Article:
Love In Putin's Russia


By Chadwick Moore

Life for gays and lesbians in Russia is clandestine and convoluted. But the country is inscrutable to the West, so it may be impossible to seek civil rights advances like anything we’d imagine.

Above: Kostantin Tyutrin and Nikolay Nedzelskiy in Moscow, 2013

The night after the shooting at Central Station I phone Ilya. There were no injuries. The shots were fired into a wall at 5 a.m. when about 500 people were still inside the club. The police are investigating, but for Ilya there’s no mystery: The purpose was coercion, not bloodshed. His landlords have been trying to strong-arm him into breaking his lease, which expires in 2017, in order to sell the property to a developer.

Three months ago they installed the large yellow sign that reads “Gay Bar Entrance” in Russian, and then a second sign, in neon pink lights: “Gay Bar,” with an arrow pointing to the door. This was meant to intimidate customers. They intended to squeeze out Ilya financially. Instead, the signs have become a running joke for the hundreds of people who come here each week, and they’re overlooked by the thousands more who pass by every day or wait for the bus across the street.

The following week there will be a second attack, this time involving poison gas, but again there will be no injuries or fatalities. Although being a gay establishment makes Central Station more vulnerable to brazen vigilantism, Ilya insists this has all the hallmarks of a business move, not a hate crime. He also has faith the police will take this investigation as seriously as any other, which may not say much.

Margret has a thing for cops. In Russian society, this makes her more perverted than any homosexual. She and I glide on a Muzak cloud through the GUM shopping mall past Louis Vuitton and Tiffany, looking for a place to eat and discuss genocide.

“There’s nothing more preposterous than absurd, beastly homophobia in a country where the majority was brought up by same-sex couples, by mom and grandmom,” she says.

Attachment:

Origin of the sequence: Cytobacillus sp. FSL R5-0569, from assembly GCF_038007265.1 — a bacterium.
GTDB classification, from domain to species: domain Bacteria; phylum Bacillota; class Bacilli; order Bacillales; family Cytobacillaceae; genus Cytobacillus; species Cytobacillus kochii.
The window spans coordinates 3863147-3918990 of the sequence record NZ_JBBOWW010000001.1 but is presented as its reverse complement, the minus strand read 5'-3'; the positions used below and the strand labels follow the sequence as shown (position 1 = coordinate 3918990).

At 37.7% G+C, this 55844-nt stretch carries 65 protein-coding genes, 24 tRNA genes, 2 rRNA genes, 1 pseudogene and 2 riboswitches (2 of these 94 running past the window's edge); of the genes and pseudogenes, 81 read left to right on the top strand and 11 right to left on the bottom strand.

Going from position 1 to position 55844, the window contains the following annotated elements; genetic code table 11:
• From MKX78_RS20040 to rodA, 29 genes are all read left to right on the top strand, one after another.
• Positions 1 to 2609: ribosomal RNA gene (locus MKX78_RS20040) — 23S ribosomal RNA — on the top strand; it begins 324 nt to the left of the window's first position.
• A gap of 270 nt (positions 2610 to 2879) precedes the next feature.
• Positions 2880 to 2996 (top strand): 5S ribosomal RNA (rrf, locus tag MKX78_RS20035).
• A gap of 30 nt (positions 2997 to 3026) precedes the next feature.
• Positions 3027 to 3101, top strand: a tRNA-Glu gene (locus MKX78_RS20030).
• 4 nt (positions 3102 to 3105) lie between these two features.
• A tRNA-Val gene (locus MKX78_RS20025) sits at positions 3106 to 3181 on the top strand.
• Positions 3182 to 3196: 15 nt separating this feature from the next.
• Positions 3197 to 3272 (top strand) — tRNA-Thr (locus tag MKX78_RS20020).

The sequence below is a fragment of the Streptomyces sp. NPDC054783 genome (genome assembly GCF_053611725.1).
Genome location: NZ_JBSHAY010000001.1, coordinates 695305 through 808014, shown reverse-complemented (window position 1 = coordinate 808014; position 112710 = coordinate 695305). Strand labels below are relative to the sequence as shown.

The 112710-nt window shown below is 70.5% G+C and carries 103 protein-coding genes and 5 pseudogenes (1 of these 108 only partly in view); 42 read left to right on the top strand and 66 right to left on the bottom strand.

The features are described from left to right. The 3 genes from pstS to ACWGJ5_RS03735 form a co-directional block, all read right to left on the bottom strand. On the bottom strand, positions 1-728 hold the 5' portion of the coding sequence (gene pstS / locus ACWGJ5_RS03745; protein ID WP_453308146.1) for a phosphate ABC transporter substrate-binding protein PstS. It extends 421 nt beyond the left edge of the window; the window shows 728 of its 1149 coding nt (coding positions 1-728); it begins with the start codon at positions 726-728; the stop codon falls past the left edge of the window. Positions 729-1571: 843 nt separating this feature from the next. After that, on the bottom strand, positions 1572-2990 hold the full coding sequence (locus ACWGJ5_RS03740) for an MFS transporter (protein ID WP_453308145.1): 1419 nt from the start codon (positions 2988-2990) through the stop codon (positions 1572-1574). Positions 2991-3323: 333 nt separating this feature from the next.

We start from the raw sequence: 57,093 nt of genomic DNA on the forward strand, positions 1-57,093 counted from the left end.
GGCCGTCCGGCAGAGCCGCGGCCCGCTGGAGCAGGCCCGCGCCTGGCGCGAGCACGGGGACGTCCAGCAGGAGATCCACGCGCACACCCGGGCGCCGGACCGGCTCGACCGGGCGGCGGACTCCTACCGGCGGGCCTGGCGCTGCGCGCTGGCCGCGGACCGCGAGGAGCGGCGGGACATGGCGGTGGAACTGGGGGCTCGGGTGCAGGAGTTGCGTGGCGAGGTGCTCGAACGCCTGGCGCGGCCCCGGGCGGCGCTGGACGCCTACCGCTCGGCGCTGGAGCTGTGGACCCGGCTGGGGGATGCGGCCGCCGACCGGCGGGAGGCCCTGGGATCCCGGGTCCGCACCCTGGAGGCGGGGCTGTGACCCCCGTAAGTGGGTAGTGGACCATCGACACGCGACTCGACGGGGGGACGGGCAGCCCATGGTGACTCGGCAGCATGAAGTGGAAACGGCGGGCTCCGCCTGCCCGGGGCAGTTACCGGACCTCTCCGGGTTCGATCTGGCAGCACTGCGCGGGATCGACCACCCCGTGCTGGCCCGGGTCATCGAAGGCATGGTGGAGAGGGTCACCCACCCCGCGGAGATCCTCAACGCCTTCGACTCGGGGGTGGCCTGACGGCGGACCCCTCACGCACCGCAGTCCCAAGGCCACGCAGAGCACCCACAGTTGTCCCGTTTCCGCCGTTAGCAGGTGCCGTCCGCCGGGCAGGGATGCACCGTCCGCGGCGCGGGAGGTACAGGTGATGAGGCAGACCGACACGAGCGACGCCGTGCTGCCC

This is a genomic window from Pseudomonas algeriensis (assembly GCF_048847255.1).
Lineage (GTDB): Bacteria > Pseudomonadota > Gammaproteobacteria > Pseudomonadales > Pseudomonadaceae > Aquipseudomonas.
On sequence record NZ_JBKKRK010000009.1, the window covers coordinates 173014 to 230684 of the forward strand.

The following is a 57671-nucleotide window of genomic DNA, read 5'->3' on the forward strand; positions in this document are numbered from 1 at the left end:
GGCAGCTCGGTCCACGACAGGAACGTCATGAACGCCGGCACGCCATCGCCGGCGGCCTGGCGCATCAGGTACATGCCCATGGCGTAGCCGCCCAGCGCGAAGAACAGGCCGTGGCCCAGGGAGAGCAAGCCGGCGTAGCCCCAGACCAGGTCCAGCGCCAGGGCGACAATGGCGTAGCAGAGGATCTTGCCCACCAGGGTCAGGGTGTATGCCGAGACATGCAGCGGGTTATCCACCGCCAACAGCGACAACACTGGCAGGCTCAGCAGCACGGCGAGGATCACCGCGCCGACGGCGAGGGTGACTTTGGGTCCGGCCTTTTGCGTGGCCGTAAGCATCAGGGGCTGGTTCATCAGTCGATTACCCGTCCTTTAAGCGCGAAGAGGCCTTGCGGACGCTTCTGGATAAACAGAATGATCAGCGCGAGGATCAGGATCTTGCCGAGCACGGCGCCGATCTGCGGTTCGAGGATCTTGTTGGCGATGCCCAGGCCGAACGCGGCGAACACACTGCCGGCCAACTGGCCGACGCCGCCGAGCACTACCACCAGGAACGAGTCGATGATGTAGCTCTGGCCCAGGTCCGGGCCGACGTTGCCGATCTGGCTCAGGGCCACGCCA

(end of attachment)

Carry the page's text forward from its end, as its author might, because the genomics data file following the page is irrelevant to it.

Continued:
Margret is a traumatized, petite, copper-haired woman who’s lived in six war zones and done humanitarian work in over 50 countries. She’s like a shell-shocked Amy Sedaris. If you crack a small joke she blinks and checks out the room before laughing.

“I’m surprised you showed up,” she says to me, having already scolded me once via email for lapsed responses.

Born in the U.K. to diplomat parents (her father was the head of the Anglican church in Russia) and a demographer by training and criminology expert, Margret came to Russia just after the second Chechen war to address the sexual violence epidemic, though officially speaking there’s no such thing, since the police don’t keep rape statistics.

“There’s no mystery about Russia’s soul,” she says. “It’s a ghetto of troubled teenagers. If you go to a suburb of Paris populated by immigrants, or some ghettos in the United States, you see the exact same mentality. The question here is why is it on the scale of a whole nation?”

We’ve found a cafeteria where she’s taken a sausage and a pickle, while I settle for a cup of coffee, and we go to a small table.

Above: Niuta Ginsburg and Lena Mastepanenko, Moscow, 2013

“Russia is dying,” Margret proclaims. “It’s like in Africa: They’re all very religious and then they go and kill each other.” She sees the level of criminal violence in Russia as a decentralized genocide. Ten years ago, the chief research gynecologist in Russia estimated that 250,000 women had become infertile because of sexual violence; the country has the world’s highest abortion rate. Because there is embarassment around sex and a stigma in buying condoms, abortion is the most prevalent form of contraception. This also explains the country’s mind-boggling HIV statistics: the infection rate is twice as high as the United States and, according to numbers released in December, 58% of cases result from intravenous drug use, 40% from heterosexual sex, and 2% from “other,” which includes gay sex.